The Colour of Transformation: a new artist’s film and documentary defining the zeitgeist of the ecological crisis by Global Majority pioneers and artists

The Colour of Transformation is a large-scale film project by artist Bryony Benge-Abbott. Through the metaphor of butterfly metamorphosis, a documentary shares new perspectives on nature from seven Global Majority women pioneers in land justice and biodiversity conservation

The Colour of Transformation features contributions from Miranda Lowe CBE (Natural History Museum), Rhiane Fatinikun (Black Girls Hike), Chantelle Lindsay (CBeebies), Nadia Shaikh (Right to Roam) Orphy Robinson MBE (British jazz multi-instrumentalist), Bumi Thomas (singer-songwriter) and more.


It is accompanied by an artist’s film directed by Bryony Benge-Abbott working with an award-winning team of creatives. The project is supported by Butterfly Conservation, the William Morris Gallery and Patagonia.

Bryony Benge-Abbott is a British-Trinidadian visual artist whose practice sits at the intersection of, science, spirituality and social justice. Through interdisciplinary works, she explores the diverse perspectives of, and dimensions to, our relationship with the natural world. In 2019 the Mayor of London highlighted her as a ‘hidden credit to the city’ as part of International Women’s Day celebrations.

The documentary introduces seven women sharing stories of personal and systems change as they pursue careers in the fields of conservation, land justice, the outdoors and natural history. After agriculture, the conservation industry is the second least diverse sector in the UK. This documentary challenges dominant stereotypes about who ‘belongs’ in these spaces. Creating more expansive ways of thinking about nature conservation and leadership, the film highlights the importance of empathy, self-care, authenticity and community along a journey of transformation

The artist’s film conceived and directed by Benge-Abbott has been devised by a team of award-winning creatives responding to the theme through spoken word poetry and music, and painted fabrics animated by dance

Inspired by William Morris Gallery’s retrospective of iconic Trinidadian textile designer Althea McNish, whose vibrant botanical patterns injected life into mid-20th century British design, Benge-Abbott led experimental mark-making workshops with the public in the gardens surrounding the gallery. Motifs from these drawings evolved into a new collection of painterly silks that designer Ingrid Hu used to create the costumes and set for the film. Dancers Carolyn BoltonMing and Oluwatosin Omotosho developed choreography in response to the biological process of metamorphosis. Composer Orphy Robinson MBE and vocalist Bumi Thomas devised a musical score to carry audiences along a soulful journey of rebirth.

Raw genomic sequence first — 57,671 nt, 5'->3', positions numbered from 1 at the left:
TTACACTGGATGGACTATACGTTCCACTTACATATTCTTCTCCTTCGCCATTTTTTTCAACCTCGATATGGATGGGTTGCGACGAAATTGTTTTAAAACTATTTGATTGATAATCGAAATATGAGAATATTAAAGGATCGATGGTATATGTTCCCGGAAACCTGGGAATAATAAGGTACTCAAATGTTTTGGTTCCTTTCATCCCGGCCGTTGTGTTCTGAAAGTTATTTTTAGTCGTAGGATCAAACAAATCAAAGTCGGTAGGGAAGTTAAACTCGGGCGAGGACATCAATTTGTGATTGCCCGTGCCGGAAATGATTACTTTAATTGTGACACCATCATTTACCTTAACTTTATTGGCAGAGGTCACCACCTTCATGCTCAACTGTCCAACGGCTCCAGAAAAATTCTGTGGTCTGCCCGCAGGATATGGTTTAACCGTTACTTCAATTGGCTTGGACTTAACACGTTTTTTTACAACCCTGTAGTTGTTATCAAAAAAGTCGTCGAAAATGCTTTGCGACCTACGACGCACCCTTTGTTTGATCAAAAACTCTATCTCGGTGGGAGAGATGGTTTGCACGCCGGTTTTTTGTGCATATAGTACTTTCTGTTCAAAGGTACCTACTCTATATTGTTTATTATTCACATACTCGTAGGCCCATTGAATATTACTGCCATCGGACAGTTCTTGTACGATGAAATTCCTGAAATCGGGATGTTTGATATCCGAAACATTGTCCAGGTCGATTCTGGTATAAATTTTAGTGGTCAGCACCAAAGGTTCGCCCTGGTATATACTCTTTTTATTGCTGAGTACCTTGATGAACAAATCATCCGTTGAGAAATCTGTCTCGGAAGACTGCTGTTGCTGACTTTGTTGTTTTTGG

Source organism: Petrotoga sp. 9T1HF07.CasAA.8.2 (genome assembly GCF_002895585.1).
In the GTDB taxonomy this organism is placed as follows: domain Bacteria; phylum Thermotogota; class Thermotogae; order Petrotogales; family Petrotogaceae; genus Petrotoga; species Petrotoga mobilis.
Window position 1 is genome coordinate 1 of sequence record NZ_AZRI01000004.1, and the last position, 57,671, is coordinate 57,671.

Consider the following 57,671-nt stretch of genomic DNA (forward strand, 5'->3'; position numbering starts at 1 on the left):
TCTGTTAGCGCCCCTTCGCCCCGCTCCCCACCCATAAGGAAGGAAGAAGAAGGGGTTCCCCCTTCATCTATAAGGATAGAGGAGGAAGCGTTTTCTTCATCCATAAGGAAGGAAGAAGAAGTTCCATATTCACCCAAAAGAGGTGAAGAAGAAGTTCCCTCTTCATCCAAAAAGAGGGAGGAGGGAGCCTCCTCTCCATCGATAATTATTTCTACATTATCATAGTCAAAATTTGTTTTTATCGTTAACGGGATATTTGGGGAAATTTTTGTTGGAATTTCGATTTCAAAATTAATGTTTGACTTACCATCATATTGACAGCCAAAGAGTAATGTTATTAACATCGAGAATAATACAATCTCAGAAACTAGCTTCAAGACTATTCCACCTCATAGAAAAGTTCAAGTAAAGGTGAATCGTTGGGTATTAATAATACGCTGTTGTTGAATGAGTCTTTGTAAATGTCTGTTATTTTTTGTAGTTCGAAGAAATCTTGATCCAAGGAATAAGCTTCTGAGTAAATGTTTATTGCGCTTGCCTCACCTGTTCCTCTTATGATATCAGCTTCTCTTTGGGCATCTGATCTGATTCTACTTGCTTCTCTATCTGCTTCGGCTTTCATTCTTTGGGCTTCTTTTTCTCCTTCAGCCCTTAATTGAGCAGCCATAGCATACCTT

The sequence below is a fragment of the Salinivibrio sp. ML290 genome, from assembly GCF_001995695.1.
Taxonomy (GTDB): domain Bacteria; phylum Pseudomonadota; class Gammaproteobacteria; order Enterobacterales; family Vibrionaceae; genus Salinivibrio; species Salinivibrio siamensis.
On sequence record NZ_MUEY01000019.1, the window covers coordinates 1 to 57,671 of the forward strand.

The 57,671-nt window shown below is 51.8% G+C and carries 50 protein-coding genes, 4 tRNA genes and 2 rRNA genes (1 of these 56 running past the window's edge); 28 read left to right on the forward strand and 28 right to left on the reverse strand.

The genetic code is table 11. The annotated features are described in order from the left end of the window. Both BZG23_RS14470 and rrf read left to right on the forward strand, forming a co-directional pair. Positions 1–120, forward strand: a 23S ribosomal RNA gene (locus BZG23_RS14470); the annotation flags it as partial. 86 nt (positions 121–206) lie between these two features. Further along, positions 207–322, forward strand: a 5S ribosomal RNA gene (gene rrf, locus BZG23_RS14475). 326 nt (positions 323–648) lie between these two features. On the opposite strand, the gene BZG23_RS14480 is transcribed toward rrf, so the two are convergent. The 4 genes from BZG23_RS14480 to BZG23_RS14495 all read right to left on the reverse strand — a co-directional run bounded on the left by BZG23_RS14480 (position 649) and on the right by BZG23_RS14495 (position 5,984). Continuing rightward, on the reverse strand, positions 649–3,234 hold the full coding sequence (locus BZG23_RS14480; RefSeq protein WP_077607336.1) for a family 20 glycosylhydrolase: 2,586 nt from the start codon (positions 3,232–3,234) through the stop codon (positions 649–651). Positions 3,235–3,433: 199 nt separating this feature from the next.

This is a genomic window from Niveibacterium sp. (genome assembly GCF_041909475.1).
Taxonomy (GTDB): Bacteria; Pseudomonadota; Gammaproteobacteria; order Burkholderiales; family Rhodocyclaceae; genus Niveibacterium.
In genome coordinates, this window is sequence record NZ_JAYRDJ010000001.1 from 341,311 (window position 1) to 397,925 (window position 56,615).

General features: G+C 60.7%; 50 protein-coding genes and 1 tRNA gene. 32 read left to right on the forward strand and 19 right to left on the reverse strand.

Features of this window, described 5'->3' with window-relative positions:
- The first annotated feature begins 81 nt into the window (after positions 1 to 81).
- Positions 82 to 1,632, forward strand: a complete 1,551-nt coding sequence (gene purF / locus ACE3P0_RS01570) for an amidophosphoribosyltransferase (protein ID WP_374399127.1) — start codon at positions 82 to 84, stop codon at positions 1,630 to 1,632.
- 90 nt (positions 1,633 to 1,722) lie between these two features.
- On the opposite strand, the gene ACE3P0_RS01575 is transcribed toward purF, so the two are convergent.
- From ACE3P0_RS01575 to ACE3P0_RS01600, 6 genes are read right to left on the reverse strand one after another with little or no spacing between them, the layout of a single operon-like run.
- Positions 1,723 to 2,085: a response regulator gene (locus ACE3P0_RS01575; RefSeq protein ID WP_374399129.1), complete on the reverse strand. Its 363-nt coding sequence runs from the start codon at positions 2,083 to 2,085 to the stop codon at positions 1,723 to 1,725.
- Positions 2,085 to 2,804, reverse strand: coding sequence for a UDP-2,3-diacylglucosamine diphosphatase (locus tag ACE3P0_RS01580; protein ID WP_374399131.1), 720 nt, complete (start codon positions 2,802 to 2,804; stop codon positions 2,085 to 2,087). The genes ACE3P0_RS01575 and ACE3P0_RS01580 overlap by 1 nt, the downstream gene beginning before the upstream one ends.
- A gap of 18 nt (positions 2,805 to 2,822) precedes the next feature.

Bryony Benge-Abbott said: “As the creative team developed a response to the documentary, what emerged was a kind of lullaby and an imagining of what we might ask if we could speak to a chrysalis in the midst of transformation. What can we learn from this mysterious biological process? It also became an invocation, working with pattern, movement and music to conjure new languages to stir deep, instinctual knowings of our belonging to nature. The resulting film grapples with the fear and beauty of letting go of the patterns and stories that block our potential for change.”

The films have been specifically created to be shown during Black History Month as outdoor screenings in Meanwhile Gardens, London over three evenings. By projecting these stories directly into the public realm, the project addresses the missing visibility of Global Majority women in conversations on the response to the ecological crisis. The films have been developed with the intention to inspire and empower future generations and young people of colour to claim space and participate in nature conservation in ways that feel authentic. The films also encourage audiences to engage in longer-term thinking as they reflect on the both ancestral knowledge we inherit and the legacies we leave behind.

Bryony Benge-Abbott said: “By bringing together scientists, cultural historians, activists, conservationists, local community groups, artists, designers and performers The

The Colour of Transformation will be screened during Black History Month from 27-29 October at Meanwhile Gardens, London W10 for more information and to reserve free tickets visit:

Editors Notes:

Press contact: for interviews and more information please contact: Binita Walia, The Space inBetween PR,, 07734507799

Short Credit: The Colour of Transformation is a film project by artist Bryony Benge-Abbott. It is funded by Arts Council England, Butterfly Conservation, the William Morris Gallery and Patagonia.

More information

Press images: Google Drive folder link

Further Information:

  • Meanwhile Gardens is on the route of the Notting Hill Carnival.
  •  The Wellcome Trust funded network, ‘MedEnv: Intersections in Medical and Environmental Humanities’ also provided funding to this project, alongside support-in-kind from Action for Conservation.
  • Youth Ambassadors at Action for Conservation are creating a web resource pack for young people interested in getting involved in conservation.
  • Link to Miranda Lowe CBE’s paper ‘Nature Read in Black and White: decolonial approaches to interpreting natural history collections’ LINK

Listings info:

Venue: Meanwhile Gardens, 156-158 Kensal Road, London, W10 5BN

Dates: 27, 28 & 29 October 2022

Times: 18:00, 18:50 & 19:40

Running Time:  Approx. 45mins

Tickets:  Admission FREE, but booking is required in advance